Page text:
British Car Auctions reports strong trading last month as franchised dealers, desperate for a good start to the year, competed for the best quality stock.
Tom Madden, BCA director, customer affairs, said average sale prices had risen year-on-year, assisted by demand for nearly new cars.
“With a number of manufacturer sales taking place in the opening days of the year, we have already seen records falling for Peugeot and excellent results for Ford, Vauxhall, Rover, Honda and Volkswagen,” he said.
Dealers were looking for good quality stock that would sell quickly, particularly when sold fully prepared and 'ready to retail'. But average stock was being left behind, failing to sell after several visits to auction.
Tony Gannon, BCA European sales and marketing director, predicted a good year for dealers with prices stabilising. He rejected the popular view that residual values had slumped in recent years, claiming they had “softened overall”, but remained strong for the best quality stock.
“Strong bidding from dealers for good quality stock is keeping residuals high,” said Mr Gannon.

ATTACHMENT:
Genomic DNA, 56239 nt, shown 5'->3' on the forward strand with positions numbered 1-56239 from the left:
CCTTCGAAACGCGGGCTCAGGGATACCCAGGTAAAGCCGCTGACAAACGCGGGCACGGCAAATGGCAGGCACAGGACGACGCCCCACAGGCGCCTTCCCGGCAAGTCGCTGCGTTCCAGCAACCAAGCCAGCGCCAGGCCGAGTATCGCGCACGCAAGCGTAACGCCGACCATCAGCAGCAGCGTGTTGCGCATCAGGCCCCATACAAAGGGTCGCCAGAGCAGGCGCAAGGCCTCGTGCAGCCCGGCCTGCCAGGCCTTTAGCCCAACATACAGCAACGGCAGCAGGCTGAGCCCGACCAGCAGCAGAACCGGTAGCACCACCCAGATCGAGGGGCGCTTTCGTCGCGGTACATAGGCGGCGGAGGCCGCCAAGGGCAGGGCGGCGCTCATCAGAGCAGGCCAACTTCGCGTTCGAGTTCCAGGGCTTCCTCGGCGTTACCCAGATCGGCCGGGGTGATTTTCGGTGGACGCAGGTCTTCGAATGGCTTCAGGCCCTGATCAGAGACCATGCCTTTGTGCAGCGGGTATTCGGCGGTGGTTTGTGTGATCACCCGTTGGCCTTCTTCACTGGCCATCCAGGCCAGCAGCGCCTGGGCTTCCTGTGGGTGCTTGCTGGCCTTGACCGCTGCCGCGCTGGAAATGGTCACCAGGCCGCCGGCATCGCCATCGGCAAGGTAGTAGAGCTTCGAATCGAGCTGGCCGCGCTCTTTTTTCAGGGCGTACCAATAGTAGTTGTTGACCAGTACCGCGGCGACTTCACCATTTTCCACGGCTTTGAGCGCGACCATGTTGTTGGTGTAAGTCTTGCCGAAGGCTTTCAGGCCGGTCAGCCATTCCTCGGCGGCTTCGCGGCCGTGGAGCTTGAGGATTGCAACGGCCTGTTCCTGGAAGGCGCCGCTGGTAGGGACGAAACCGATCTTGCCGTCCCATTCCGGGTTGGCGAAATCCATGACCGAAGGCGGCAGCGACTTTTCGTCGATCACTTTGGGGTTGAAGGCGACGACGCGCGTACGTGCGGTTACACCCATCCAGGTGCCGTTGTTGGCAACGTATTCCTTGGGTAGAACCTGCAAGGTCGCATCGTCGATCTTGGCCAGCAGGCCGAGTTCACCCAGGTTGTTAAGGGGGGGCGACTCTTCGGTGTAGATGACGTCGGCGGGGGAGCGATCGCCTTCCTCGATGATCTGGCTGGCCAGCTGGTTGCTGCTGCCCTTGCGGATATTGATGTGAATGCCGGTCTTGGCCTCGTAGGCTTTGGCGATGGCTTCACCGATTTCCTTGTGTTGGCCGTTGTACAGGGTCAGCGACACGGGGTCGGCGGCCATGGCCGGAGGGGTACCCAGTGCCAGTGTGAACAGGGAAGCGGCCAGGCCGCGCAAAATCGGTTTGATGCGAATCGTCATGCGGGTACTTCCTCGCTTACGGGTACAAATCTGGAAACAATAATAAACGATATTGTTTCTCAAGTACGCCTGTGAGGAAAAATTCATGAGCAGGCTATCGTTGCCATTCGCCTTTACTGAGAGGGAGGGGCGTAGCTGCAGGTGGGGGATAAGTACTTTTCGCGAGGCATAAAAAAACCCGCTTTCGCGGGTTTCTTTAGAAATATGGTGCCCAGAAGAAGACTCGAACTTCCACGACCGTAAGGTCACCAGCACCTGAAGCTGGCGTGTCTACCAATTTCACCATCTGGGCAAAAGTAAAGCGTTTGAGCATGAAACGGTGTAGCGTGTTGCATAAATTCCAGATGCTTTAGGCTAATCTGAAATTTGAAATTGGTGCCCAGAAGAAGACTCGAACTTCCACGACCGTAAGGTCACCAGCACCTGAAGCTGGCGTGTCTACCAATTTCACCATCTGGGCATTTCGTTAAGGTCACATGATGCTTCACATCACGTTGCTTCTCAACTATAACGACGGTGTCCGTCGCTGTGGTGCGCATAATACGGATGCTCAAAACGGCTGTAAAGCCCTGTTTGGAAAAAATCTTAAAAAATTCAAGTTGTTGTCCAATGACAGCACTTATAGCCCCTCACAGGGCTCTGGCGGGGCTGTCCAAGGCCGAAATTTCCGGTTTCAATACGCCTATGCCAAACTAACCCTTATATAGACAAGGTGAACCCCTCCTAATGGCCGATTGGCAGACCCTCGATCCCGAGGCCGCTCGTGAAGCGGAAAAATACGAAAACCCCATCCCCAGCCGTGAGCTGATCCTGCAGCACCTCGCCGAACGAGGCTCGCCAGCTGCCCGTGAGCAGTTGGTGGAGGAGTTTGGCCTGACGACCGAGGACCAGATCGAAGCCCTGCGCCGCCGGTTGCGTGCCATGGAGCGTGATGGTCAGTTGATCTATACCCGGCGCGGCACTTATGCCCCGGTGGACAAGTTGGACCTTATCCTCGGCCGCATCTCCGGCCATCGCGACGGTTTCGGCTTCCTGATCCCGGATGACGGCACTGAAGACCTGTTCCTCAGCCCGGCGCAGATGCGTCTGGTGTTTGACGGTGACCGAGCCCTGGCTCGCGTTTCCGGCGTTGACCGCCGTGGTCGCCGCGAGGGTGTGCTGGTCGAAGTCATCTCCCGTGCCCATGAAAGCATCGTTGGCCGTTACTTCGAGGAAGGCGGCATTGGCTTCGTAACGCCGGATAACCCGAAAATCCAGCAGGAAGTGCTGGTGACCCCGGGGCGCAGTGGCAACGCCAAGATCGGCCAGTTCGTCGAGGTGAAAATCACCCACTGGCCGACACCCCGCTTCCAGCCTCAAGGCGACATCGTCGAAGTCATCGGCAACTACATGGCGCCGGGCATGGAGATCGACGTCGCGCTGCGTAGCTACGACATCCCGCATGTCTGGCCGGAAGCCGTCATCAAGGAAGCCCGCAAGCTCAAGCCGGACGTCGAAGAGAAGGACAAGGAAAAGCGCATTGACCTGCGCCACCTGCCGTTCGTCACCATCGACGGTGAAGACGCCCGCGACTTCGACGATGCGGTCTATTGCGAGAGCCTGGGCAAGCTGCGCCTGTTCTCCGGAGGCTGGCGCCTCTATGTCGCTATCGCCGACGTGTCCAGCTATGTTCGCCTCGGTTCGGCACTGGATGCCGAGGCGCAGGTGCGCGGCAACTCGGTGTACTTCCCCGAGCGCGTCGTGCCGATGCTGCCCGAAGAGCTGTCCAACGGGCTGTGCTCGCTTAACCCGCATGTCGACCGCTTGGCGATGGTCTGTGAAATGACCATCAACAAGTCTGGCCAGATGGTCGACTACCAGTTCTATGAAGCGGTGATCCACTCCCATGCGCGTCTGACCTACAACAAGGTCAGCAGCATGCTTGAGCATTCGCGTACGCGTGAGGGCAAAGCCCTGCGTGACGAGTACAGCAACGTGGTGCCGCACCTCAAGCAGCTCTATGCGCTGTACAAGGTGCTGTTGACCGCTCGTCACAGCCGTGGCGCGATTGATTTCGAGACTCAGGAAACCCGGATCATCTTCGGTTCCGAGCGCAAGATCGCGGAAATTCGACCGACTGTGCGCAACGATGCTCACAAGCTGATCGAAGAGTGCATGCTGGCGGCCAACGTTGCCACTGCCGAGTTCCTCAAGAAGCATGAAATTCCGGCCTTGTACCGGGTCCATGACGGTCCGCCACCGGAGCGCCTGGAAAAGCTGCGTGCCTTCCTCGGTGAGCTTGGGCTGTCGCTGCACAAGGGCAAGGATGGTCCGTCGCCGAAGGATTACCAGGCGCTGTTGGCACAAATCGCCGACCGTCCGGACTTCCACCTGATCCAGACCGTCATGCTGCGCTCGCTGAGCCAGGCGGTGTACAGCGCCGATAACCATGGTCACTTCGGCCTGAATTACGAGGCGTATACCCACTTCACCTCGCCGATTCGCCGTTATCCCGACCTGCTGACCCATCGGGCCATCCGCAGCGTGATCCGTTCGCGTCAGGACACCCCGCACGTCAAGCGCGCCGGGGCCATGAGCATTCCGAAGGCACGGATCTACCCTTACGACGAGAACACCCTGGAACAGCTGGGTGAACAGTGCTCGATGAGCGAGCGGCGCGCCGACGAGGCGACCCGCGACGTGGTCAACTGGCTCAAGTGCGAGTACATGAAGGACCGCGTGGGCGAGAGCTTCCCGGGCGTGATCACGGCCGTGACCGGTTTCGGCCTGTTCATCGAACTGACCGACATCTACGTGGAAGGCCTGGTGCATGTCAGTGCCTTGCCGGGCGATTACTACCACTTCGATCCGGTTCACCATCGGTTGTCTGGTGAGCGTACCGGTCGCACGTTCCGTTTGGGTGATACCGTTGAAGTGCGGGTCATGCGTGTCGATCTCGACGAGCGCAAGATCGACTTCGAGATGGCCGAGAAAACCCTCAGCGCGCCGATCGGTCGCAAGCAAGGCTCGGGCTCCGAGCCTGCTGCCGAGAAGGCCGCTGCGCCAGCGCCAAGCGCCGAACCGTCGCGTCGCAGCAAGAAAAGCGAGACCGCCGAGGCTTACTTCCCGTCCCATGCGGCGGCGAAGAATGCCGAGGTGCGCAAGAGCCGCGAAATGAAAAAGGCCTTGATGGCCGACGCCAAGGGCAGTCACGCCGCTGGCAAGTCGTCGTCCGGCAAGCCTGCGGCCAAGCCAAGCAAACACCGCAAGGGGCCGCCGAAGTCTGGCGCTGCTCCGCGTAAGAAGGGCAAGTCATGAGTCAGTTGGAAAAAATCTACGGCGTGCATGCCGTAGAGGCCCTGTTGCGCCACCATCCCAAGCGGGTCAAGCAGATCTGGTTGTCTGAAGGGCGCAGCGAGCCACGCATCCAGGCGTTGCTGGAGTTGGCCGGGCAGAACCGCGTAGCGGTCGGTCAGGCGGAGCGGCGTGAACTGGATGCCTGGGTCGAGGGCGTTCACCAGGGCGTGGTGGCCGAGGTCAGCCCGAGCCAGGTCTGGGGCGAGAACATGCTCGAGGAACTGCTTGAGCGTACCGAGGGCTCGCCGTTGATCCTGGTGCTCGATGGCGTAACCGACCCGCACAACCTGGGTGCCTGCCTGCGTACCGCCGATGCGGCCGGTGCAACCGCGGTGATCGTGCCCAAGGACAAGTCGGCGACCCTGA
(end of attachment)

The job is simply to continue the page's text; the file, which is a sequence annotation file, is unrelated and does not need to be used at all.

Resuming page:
Mr Madden added: “The back-end of 2000 was typified by a strong yet admittedly selective buying market. The best stock was in demand and franchised dealers were paying good money to refresh their retail used car stock.
“This was as a result of the lower than anticipated levels of part-exchange business during September and October.” Long term, BCA believes the used car sector has considerable potential for growth.
Mr Gannon pointed to the gap between the car parc – around 29m – and the number of licence holders – some 32m. “This leaves a substantial untapped demand for private transport that will need to be fulfilled,” he said.
“I believe the vehicle parc will continue to grow. Cars are lasting longer and are better built which means they go through more transactions over their running life.
“People change their cars as often as they can – there is an opportunity for more cars to be sold to more people more often.”